/ Travel & Leisure

Flybe collapse: your questions answered

Troubled regional airline Flybe has gone into administration and has cancelled all its flights. Have your plans been affected?

All Flybe flights across the UK and Europe have been cancelled with immediate effect after the airline ceased trading.

Thousands of travellers now need to rebook new flights for their upcoming trips in order to return home. 

If flights were booked using a debit or credit card, travellers can ask their bank if they can claim the cost of their flight back.

Because most Flybe passengers book flights only, many won’t have Atol protection and won’t be entitled to a refund through the scheme.

We’ve put together this Q&A to answer the questions you might have if your flight has been cancelled.

Our guide on what happens when an airline goes bust covers a lot of advice on what you can do next.

The Civil Aviation Authority (CAA) has also published information and advice for travellers.

Your Flybe questions

You can ask questions in the comments section below and we’ll do our best to answer them. 

We’ll also continue to update this guide regularly as new information comes in.

My Flybe flight has been cancelled, can I get my money back?

There’s no right to a refund because Flybe has gone bust, but if you booked your tickets with a credit or debit card you should be able to get a refund from your bank.

If you spent a total of £100 or more on tickets with your credit card, in the same transaction, you can claim under Section 75 of the Consumer Credit Act.

If you paid using a debit card, contact your bank and ask if you can claim using chargeback.

It might also be worth checking your travel insurance policy to find out if you’re covered for the cost of the flights and any other costs caused by cancellations in the event your airline goes bust. There may be an excess fee to claim though.

Some ticket agents also offer a Scheduled Airline Failure Insurance (SAFI) policy when you book, so see if this is included in your travel documents. This would cover the cost of any travel you have to rebook.

I’ve had to rebook my flights and will need to pay to change my hotel and other transport bookings. Can claim these costs back?

You won’t be able to claim for these costs back unless your travel insurance covers you for this.

I’m currently abroad, will there be any replacement flights to bring me home?

Unfortunately you’ll need to make your own arrangements to return to the UK.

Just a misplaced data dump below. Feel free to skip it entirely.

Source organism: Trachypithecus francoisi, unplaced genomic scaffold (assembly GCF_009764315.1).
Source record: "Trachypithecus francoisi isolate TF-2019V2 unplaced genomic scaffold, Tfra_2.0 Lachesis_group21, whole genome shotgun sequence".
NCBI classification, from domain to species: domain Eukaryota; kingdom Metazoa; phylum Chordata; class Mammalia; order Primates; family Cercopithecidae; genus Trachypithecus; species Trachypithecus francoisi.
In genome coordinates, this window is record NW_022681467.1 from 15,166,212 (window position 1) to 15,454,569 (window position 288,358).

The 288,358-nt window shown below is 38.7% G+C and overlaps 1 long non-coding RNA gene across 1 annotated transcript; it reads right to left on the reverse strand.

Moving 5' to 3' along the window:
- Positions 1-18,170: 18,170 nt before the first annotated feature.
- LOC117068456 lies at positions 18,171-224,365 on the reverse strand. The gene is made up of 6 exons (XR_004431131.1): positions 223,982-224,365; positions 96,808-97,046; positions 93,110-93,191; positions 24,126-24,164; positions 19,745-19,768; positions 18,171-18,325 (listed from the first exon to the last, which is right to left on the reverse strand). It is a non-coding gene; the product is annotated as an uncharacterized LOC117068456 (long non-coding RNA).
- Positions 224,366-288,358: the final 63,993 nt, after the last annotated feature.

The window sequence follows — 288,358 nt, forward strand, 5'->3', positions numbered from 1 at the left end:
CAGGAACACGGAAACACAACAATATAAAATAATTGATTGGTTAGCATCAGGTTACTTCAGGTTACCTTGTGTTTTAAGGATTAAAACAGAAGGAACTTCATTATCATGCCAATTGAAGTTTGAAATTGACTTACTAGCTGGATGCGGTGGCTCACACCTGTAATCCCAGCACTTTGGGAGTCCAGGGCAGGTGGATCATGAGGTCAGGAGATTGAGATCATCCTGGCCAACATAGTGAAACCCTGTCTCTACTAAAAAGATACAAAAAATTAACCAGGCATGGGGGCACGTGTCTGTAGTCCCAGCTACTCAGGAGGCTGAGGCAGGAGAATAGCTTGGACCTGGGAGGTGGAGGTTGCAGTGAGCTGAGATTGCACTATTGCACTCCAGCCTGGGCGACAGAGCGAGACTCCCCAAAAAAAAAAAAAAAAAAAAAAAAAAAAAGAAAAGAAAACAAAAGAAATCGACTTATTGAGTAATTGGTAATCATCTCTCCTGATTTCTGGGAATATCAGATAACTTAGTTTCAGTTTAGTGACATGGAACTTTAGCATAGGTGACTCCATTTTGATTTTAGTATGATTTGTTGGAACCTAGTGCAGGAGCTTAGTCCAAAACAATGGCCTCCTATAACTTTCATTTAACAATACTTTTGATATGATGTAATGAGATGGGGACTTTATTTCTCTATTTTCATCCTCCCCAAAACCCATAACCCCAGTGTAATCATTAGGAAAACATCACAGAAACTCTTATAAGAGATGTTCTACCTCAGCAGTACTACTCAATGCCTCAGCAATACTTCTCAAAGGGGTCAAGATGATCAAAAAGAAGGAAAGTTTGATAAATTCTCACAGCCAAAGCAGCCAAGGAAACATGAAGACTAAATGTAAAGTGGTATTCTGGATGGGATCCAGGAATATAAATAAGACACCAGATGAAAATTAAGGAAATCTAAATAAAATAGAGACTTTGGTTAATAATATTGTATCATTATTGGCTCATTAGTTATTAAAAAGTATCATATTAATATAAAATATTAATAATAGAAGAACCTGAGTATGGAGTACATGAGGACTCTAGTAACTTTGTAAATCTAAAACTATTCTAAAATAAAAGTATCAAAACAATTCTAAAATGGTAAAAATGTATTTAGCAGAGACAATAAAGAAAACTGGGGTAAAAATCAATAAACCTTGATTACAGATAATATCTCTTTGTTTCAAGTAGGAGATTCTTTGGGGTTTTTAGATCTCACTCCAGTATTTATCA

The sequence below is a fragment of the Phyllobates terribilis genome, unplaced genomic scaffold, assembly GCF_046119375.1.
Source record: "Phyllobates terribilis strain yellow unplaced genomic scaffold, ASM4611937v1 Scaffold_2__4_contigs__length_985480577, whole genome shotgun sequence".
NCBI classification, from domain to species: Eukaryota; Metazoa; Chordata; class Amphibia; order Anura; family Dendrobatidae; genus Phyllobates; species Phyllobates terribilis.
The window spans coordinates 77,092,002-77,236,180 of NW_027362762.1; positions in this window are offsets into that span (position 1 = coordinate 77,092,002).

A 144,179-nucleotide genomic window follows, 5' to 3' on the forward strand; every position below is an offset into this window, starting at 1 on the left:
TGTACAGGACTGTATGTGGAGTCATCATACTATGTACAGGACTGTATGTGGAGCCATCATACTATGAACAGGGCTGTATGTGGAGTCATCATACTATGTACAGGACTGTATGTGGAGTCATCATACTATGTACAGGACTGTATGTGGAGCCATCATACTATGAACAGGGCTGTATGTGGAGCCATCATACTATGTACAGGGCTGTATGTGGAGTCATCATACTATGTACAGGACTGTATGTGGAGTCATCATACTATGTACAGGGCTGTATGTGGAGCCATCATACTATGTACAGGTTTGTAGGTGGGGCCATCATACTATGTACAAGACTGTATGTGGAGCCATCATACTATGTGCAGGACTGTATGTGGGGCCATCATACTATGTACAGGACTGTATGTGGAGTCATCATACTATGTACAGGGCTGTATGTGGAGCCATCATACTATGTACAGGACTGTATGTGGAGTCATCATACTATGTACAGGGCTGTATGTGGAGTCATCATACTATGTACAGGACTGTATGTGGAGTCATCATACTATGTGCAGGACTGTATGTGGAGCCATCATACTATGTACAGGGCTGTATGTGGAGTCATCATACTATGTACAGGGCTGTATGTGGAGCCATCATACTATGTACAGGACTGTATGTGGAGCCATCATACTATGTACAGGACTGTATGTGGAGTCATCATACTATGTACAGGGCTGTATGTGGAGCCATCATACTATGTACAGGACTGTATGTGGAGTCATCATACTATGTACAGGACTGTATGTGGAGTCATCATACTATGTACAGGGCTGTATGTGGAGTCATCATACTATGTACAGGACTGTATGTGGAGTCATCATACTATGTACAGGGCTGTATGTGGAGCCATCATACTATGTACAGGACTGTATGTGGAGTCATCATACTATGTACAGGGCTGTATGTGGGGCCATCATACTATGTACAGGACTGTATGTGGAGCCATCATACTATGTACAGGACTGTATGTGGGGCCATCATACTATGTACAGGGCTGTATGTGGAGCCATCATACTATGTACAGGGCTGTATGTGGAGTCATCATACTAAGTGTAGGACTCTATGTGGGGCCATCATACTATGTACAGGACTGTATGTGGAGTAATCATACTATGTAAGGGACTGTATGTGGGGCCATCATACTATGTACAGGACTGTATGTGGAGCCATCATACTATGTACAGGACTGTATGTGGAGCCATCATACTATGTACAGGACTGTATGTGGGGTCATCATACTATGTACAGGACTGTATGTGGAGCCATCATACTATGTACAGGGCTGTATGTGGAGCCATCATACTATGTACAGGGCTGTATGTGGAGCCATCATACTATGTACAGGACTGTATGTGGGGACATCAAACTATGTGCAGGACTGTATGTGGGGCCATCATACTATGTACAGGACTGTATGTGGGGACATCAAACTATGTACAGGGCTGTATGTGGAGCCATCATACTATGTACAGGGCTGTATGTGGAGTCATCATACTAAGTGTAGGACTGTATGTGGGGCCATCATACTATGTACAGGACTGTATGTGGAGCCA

I booked flights with another airline, but a connecting part of my journey was with Flybe. What do I do?

Contact the airline or travel company you made the booking with. It should be able to reroute your journey.

I booked flights with a different airline, but my flight was operated by Flybe. What should I do?

Get in touch with the airline or travel company you booked with. It should be able to make alternative travel plans for you.

I booked Flybe flights through a third party ticket or travel agent, do they need to rearrange my travel?

Yes. If you booked flights or a holiday through a third party, get in touch with them directly. They should be able to make alternative travel arrangements for you.

Am I protected by Atol? 

Most Flybe bookings are flight-only and don’t qualify for Atol protection. 

However if you did book a package holiday (flights and accommodation) that included Flybe flights, you might be covered.

Check your travel documents for an Atol certificate, or get in touch with your travel agent.

I paid for my flight with gift vouchers, am I entitled to get anything back?

You can register as a Flybe creditor, but it’s unlikely you’ll get your money back. Flybe owes a lot of money – sadly those looking for gift voucher refunds won’t be considered a priority.

If you booked through a ticket or travel agent, you can always contact them and see if they’re able to rebook you, but there are no guarantees.

We’ll be updating this page regularly as new information becomes available.

If you have a question that we haven’t covered here, do feel free to ask it in the comments.

Jack white says:
28 March 2020

I was in Amsterdam when Flybe collapsed, I ended up getting my own flight home as this was one of the options from loveholidays. I had to pay my own transfer from the hotel to the airport and then transfer from Gatwick to my departure airport in Southampton. I have only been credited for the flight. What are my rights to claim the rest?